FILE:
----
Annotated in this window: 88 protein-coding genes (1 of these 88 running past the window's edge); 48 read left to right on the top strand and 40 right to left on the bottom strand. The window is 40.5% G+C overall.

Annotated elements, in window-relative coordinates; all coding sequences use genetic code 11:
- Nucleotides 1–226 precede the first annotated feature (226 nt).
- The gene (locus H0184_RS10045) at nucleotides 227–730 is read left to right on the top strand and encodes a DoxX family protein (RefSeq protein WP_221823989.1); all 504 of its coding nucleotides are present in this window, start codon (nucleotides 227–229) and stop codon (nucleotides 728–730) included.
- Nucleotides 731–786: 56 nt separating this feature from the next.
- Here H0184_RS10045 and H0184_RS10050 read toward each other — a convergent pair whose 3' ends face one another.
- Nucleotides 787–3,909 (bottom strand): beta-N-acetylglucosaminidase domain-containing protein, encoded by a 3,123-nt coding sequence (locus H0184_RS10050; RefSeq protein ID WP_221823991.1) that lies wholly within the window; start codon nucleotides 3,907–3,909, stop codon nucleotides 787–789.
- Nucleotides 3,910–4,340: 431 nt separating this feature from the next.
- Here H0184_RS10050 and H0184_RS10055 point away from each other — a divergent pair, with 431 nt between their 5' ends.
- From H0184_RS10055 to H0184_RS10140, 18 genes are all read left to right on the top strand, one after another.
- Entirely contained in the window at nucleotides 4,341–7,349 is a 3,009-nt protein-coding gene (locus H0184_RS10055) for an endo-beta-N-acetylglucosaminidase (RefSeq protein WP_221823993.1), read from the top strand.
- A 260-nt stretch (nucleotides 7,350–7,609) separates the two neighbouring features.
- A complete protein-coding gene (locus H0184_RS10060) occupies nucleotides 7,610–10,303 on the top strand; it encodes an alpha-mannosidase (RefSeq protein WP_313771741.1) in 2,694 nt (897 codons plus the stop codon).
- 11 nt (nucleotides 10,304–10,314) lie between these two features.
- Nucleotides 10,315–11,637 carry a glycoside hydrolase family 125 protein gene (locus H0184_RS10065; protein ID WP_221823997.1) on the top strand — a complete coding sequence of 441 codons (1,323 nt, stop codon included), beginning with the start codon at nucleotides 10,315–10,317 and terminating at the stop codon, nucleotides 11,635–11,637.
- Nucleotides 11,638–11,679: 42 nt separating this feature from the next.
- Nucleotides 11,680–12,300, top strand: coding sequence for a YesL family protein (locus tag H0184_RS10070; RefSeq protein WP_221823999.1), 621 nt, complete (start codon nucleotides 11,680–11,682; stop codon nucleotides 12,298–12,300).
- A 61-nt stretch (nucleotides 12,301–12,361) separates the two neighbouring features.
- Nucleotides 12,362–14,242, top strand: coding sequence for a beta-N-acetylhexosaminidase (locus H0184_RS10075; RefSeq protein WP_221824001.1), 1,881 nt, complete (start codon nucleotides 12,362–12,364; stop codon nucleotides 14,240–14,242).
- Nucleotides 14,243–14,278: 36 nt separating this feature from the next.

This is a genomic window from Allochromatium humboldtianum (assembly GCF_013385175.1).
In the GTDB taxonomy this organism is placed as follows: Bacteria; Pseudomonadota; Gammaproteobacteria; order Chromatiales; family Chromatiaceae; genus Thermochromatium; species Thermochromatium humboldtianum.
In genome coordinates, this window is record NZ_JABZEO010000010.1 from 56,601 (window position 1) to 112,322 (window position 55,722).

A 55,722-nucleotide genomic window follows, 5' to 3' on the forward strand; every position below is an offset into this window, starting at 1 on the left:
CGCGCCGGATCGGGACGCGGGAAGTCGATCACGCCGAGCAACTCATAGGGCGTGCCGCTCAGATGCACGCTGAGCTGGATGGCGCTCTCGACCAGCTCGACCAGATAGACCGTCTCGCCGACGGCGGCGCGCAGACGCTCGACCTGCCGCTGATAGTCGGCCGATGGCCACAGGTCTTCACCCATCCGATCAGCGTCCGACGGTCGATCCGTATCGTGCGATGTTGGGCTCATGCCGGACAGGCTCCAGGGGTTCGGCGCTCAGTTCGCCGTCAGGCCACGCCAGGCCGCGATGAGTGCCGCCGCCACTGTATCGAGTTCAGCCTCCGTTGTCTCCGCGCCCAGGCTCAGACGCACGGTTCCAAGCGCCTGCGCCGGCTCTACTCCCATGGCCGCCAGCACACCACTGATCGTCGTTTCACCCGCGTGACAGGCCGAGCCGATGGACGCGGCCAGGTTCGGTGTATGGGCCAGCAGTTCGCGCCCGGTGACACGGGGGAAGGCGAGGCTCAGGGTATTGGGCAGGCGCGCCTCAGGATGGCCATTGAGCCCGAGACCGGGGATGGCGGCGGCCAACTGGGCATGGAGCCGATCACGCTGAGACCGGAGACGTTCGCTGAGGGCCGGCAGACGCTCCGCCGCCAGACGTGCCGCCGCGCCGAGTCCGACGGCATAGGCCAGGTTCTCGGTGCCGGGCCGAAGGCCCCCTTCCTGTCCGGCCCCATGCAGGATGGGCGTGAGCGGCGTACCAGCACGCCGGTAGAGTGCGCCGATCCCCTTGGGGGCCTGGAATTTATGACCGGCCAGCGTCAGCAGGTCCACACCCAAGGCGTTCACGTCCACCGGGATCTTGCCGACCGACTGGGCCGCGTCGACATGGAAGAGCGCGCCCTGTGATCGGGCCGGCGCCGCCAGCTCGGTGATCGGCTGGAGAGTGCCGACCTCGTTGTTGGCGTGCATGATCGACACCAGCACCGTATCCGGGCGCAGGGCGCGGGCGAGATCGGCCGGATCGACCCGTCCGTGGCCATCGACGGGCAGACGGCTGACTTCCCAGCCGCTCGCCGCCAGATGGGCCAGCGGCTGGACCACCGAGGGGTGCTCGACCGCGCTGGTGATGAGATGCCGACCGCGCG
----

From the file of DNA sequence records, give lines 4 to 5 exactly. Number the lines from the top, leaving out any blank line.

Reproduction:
- The gene (locus H0184_RS10045) at nucleotides 227–730 is read left to right on the top strand and encodes a DoxX family protein (RefSeq protein WP_221823989.1); all 504 of its coding nucleotides are present in this window, start codon (nucleotides 227–229) and stop codon (nucleotides 728–730) included.
- Nucleotides 731–786: 56 nt separating this feature from the next.